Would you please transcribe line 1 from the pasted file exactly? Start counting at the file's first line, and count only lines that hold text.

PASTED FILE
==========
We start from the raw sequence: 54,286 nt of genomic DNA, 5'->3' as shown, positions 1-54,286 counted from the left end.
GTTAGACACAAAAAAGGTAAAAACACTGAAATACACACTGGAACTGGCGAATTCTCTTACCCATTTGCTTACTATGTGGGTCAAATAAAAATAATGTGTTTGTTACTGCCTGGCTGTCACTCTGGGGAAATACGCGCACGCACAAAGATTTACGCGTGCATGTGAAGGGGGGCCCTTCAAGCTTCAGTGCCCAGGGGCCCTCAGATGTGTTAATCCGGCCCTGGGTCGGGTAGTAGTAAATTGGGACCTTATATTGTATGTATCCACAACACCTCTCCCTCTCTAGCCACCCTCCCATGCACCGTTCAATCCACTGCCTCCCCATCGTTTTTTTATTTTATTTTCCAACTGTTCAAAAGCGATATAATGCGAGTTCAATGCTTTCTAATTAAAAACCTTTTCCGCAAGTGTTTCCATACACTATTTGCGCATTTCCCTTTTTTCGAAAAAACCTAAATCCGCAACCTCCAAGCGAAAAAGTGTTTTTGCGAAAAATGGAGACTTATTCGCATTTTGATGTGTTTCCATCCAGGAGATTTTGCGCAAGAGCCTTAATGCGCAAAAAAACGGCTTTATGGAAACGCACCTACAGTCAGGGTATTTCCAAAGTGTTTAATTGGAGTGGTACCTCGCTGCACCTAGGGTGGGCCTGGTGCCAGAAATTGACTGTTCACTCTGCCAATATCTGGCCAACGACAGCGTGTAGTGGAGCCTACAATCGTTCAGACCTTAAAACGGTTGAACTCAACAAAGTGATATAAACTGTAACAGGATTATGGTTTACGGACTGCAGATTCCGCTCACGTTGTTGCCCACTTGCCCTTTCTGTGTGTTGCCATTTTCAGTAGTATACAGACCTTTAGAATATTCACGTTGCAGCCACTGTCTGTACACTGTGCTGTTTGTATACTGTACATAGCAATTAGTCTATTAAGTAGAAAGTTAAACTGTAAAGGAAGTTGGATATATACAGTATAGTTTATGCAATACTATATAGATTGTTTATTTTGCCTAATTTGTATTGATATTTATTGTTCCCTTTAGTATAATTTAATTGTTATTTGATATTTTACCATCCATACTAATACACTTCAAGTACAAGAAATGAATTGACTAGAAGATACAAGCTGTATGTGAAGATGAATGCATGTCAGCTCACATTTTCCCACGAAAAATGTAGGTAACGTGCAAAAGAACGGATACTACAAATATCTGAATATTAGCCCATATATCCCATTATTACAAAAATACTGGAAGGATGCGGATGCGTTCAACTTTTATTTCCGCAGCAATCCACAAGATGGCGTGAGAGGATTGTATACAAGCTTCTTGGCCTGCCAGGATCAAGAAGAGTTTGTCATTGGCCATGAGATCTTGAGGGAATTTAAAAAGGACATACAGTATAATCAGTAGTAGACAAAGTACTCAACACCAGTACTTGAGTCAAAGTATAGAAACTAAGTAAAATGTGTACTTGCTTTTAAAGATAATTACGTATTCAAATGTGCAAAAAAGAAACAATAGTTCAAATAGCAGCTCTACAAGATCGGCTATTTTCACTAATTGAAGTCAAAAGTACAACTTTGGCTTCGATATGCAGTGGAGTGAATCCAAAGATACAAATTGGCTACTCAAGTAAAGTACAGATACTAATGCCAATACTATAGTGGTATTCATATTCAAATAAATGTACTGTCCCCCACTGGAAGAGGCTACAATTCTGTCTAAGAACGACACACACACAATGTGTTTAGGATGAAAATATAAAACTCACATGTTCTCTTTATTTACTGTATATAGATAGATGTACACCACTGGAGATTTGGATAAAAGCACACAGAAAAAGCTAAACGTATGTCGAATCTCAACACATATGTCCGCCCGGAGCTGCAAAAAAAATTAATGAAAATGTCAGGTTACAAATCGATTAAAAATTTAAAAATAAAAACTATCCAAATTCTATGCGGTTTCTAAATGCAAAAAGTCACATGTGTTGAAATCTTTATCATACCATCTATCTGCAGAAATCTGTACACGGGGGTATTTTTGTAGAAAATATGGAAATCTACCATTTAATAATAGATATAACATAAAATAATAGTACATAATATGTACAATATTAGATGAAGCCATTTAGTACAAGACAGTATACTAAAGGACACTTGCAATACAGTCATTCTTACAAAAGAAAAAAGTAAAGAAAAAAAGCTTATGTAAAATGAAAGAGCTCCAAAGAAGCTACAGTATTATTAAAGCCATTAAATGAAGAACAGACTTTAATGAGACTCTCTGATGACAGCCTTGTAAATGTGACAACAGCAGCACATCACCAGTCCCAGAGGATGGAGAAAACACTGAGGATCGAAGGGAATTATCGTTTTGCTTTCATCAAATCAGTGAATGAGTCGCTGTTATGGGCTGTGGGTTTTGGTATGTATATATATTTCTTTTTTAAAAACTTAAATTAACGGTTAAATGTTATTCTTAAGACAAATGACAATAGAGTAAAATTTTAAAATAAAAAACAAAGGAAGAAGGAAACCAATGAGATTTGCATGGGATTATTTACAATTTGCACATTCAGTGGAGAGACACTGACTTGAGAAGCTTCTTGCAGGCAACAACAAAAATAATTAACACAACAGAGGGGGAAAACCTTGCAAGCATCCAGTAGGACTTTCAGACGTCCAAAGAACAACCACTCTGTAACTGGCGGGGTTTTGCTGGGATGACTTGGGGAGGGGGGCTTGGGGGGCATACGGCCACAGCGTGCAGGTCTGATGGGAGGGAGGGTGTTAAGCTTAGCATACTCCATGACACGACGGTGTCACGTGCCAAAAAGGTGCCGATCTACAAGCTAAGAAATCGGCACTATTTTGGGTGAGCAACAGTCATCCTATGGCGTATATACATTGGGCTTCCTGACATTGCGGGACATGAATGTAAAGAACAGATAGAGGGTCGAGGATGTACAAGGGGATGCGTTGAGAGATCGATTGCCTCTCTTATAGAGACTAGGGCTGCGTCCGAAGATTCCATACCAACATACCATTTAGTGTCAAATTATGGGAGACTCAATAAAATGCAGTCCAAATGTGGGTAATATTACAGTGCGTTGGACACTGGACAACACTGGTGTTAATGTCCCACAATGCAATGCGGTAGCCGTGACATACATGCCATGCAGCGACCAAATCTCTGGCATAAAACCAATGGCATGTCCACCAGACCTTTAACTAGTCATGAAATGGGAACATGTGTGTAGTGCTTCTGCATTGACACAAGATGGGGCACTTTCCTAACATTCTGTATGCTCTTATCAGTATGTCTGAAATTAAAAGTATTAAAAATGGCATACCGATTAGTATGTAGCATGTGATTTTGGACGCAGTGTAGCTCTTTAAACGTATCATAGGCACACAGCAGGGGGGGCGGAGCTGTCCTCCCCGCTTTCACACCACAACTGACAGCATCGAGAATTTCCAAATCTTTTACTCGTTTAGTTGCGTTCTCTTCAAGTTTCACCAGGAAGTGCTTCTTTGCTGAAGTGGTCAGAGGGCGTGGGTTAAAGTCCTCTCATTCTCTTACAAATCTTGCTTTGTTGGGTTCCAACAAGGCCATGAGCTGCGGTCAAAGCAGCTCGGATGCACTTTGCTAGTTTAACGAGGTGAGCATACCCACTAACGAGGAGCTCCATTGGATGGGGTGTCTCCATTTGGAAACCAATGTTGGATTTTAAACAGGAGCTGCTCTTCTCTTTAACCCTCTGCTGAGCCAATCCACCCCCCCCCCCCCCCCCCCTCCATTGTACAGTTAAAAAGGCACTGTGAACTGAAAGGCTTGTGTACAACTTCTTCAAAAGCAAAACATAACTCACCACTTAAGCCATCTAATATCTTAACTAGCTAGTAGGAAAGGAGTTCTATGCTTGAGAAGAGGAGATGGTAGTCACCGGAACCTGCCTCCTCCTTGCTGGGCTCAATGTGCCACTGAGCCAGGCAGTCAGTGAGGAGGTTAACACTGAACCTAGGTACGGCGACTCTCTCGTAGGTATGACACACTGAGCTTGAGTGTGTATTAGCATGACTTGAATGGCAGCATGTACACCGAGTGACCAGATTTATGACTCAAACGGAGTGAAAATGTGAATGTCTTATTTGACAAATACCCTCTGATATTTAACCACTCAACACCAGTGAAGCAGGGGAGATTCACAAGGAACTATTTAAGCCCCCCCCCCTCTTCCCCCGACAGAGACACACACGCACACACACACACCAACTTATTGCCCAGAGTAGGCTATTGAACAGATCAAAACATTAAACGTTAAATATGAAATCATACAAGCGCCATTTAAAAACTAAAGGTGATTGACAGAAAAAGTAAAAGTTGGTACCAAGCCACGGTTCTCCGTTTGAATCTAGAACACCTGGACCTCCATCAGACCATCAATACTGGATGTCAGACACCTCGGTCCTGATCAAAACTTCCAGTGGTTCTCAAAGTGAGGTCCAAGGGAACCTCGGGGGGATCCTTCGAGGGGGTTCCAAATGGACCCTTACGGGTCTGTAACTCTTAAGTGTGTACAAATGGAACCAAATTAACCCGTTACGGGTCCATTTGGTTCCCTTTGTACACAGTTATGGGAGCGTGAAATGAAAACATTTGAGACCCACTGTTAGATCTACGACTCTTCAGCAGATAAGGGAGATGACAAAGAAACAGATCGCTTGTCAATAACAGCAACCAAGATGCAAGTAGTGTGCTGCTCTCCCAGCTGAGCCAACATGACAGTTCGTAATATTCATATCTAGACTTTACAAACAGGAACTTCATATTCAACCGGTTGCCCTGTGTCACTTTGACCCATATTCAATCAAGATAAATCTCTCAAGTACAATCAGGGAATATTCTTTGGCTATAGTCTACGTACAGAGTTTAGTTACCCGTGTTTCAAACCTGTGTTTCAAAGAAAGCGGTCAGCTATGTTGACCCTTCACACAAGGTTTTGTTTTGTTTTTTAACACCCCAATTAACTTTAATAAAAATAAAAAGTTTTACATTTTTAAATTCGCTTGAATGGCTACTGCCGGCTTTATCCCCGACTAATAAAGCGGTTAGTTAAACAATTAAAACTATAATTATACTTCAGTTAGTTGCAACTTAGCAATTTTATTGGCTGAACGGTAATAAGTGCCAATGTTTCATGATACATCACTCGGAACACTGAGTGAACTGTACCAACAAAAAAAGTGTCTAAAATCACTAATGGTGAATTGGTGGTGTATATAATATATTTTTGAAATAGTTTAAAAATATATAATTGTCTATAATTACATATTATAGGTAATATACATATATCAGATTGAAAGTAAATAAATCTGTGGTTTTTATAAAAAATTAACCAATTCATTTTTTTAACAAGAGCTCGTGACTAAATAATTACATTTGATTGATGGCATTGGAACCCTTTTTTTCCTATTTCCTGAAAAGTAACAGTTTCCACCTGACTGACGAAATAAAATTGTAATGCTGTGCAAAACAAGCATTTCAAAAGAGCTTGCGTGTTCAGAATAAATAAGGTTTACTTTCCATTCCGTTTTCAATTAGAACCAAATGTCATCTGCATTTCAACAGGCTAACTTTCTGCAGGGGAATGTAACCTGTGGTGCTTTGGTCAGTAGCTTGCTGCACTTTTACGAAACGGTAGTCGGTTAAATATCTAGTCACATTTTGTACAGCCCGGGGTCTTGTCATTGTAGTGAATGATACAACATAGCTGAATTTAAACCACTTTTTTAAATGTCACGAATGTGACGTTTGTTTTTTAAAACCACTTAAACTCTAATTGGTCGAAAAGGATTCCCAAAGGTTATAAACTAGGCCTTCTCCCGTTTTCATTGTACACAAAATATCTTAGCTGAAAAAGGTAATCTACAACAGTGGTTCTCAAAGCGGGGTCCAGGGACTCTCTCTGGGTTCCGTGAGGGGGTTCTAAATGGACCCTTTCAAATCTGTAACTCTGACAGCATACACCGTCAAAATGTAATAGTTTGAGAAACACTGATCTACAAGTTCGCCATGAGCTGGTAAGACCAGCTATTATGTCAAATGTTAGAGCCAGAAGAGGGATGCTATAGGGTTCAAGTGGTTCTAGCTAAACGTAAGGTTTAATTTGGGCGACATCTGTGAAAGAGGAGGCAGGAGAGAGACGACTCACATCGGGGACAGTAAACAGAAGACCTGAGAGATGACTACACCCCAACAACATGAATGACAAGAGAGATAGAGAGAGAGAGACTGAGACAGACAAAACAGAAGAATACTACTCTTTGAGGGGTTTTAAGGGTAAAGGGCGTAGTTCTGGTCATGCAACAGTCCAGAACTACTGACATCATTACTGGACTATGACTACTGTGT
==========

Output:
We start from the raw sequence: 54,286 nt of genomic DNA, 5'->3' as shown, positions 1-54,286 counted from the left end.